Once they are cooked, it is easy to strip the breast off the bone. Chicken cooked on the bone will have far more flavor than those you buy already boned and skinned. And they are much less expensive.

We just returned from two amazing holidays, two weeks in France and a cruise in the Caribbean. I had to celebrate my retirement, right? The result is that I haven’t spent much time in my kitchen, and am anxious to concentrate on healthy food before summer gets going in full swing. Too much delicious food and wine has added a few pounds and my clothes are tight…uncomfortably tight. Sigh. It sure was fun.

But, with this kind of food you don’t need to feel deprived.

I pre-seasoned the breasts (curry powder, 5-spice, fennel spice, chili, BBQ, slice of lemon, sprig of fresh herbs, etc.), vacuum sealed them in labeled bags (a good quality freezer zip lock bag also works), and cooked them while I was busy doing something else in the kitchen. They don’t need any attention. It only takes an hour but is forgiving enough to be left for two if something distracts you.

A few minutes before you want to serve dinner, preheat a skillet on high (cast iron works well). Cut open the bag with the chicken and peel the breast off the bone, it should come off easily. You may want to add a teaspoon of oil to the pan, use something that can tolerate high heat (such as grape seed) without burning. Add the chicken to the hot skillet, skin side down to brown. I press it gently with the side of a spatula. A good trick is to place the thicker edge against the side of the skillet so it will brown as well. Leave it for a few minutes to caramelize. Turn it over to briefly to brown and heat the other (bone, but now boneless) side. That’s all. Serve with a fresh vegetable and starch of your choice. Mashed potatoes would be excellent; double sigh, not for me.Sous vide chicken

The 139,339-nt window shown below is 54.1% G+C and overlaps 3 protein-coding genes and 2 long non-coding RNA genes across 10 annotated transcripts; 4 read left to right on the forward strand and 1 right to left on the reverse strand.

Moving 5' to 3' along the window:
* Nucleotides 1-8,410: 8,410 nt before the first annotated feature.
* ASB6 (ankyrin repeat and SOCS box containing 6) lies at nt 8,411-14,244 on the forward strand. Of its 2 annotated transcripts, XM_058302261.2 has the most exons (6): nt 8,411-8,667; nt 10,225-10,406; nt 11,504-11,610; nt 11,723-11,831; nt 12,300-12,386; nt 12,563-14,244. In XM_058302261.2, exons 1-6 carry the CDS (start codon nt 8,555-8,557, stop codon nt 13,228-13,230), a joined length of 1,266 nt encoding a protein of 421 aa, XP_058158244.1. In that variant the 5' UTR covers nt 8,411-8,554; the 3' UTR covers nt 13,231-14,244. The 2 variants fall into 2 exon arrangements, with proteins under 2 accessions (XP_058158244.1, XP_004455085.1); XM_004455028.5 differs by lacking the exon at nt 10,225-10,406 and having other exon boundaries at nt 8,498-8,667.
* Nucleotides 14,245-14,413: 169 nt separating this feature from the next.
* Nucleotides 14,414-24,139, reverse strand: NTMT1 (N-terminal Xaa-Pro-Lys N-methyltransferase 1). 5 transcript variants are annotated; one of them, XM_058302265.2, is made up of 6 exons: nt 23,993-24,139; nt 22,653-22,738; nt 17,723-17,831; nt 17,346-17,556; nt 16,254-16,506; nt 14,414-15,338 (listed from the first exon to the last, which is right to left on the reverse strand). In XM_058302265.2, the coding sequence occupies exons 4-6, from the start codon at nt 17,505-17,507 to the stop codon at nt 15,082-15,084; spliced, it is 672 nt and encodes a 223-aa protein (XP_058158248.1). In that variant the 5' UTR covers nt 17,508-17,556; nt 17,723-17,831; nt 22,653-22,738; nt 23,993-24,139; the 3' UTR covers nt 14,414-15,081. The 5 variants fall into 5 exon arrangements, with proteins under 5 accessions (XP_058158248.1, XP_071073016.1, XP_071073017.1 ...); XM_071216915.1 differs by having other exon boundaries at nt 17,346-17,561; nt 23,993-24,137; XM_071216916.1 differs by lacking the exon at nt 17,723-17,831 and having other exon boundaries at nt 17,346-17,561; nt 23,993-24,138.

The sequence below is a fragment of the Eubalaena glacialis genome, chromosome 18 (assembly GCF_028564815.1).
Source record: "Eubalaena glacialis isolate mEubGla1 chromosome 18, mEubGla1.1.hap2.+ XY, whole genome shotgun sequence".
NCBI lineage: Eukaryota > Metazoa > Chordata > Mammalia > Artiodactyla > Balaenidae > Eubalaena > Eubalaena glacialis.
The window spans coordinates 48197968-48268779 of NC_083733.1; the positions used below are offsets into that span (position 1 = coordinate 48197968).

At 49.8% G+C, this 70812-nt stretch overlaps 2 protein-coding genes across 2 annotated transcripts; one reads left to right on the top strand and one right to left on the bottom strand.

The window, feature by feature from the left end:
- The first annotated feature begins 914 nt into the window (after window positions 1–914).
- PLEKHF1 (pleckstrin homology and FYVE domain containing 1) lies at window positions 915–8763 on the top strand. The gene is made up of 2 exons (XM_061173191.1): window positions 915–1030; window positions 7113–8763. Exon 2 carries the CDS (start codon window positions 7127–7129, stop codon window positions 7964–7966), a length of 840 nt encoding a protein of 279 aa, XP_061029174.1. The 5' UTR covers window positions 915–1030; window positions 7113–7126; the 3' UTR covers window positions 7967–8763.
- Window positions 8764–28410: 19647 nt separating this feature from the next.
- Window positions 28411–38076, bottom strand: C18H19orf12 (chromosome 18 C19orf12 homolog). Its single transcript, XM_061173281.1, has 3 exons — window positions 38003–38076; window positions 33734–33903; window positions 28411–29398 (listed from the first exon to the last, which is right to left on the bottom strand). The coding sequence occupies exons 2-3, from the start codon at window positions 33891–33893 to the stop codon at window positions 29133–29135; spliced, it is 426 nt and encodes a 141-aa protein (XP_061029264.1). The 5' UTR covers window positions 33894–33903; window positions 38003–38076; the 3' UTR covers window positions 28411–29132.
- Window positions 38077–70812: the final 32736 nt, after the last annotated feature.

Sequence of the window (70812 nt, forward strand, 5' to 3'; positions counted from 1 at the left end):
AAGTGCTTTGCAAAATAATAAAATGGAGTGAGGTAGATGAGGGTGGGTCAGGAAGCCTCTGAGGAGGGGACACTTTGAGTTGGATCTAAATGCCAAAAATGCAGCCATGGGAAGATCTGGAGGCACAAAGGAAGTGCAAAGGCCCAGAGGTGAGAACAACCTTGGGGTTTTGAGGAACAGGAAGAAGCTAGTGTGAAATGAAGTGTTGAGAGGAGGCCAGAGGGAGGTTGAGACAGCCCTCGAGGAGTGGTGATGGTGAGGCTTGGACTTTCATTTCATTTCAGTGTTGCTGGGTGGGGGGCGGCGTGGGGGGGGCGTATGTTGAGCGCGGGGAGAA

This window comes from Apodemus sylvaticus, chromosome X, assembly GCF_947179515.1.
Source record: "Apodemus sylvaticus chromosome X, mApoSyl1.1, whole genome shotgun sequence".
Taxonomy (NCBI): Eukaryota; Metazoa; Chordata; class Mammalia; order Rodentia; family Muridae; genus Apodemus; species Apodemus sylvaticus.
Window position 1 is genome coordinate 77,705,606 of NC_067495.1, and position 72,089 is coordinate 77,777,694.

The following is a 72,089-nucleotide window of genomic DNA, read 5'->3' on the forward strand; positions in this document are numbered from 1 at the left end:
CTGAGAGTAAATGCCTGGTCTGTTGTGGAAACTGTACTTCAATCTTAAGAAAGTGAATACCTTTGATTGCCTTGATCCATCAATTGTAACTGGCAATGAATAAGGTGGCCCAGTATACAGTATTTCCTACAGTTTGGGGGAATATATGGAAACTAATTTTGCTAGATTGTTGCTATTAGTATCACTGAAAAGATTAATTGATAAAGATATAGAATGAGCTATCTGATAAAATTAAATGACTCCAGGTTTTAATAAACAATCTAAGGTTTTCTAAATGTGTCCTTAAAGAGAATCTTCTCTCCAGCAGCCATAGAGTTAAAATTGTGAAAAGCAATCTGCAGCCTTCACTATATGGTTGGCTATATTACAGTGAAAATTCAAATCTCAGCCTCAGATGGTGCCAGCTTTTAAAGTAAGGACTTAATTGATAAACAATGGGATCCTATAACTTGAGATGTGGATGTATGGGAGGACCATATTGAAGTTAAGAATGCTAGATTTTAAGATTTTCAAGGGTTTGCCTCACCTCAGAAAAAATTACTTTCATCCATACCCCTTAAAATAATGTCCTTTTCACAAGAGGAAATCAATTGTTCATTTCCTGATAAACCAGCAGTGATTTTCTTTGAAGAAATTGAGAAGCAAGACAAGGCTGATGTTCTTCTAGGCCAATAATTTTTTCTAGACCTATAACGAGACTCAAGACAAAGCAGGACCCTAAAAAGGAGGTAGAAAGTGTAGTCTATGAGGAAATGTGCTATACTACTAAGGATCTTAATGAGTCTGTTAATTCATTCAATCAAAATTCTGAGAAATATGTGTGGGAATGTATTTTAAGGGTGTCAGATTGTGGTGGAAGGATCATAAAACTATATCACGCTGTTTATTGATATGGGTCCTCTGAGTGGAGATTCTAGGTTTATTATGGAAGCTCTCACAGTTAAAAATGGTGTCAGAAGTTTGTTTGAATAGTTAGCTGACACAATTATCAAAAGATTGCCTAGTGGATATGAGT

This recipe is for 4 breasts, serving 4 – 6 (easily multiplied)

Sous vide chicken breast – basic method

  • 4 bone in, skin on chicken breasts
  • seasoning of choice. For example BBQ rub, fresh herbs, lemon slices, curry powder, etc.
  • Kosher salt

Method

  1. Preheat your sous vide water to 150 degrees F for moist chicken, still slightly soft. You will finish them in a hot pan.
  2. Season and seal each chicken breast in either a vacuum bag (seal on moist setting) or in a heavy duty plastic zip lock bag (you will use the water displacement method to remove most of the air).

    Fennel Spice Rub

  3. Once hot, place the bags in the heated water. The vacuum bags should sink below the water level. For zip lock bags, gently push the bottom of the bag into the water displacing the air (without getting any water into the opening). Once near the top, seal the bag. Trick: if the bags don’t sink to the bottom, you can put a teaspoon into the bag with the food.
  4. Cook the chicken for at least an hour, as long as two is fine. My chicken breasts were quite large so I cooked them for 1 hour and 15 minutes. If frozen add another 30 or 40 minutes to the time.
  5. If you are not going to finish and eat them immediately, cool the bags in an ice water bath for an hour, then refrigerate. You want them to cool quickly to avoid food poisoning. If properly refrigerated the chicken will be fine for 2 or 3 days. I cooked mine the night before.
  6. When ready to eat, remove the chicken from the bag and gently pull off the breast bone. If they are cold this might take a bit more elbow grease but the bone should release from the meat.
  7. Heat a cast iron skillet over high heat. Once very hot, add a slick of high temperature oil like grape seed and brown the chicken on all sides.

    Sous vide chicken breasts in cast iron pan.

  8. Let rest for a few minutes before slicing.

    sous vide chicken breasts

    Tender and delicious, juicy and moist without a bit of dryness, plus a crisp skin from the hot frying pan. It was a wonderful contrast of textures. Use the best quality chicken breasts you can find as the flavor really comes through. 

I am taking this to Fiesta Friday #170 hosted by Angie.  The co-hosts this week are Monika @ Everyday Healthy Recipes and Sue @ Birgerbird. Click on the Fiesta Friday link to see all the yummy food other bloggers are bringing to the party.

February – Turkey and Ricotta Meatballs

February – Turkey and Ricotta Meatballs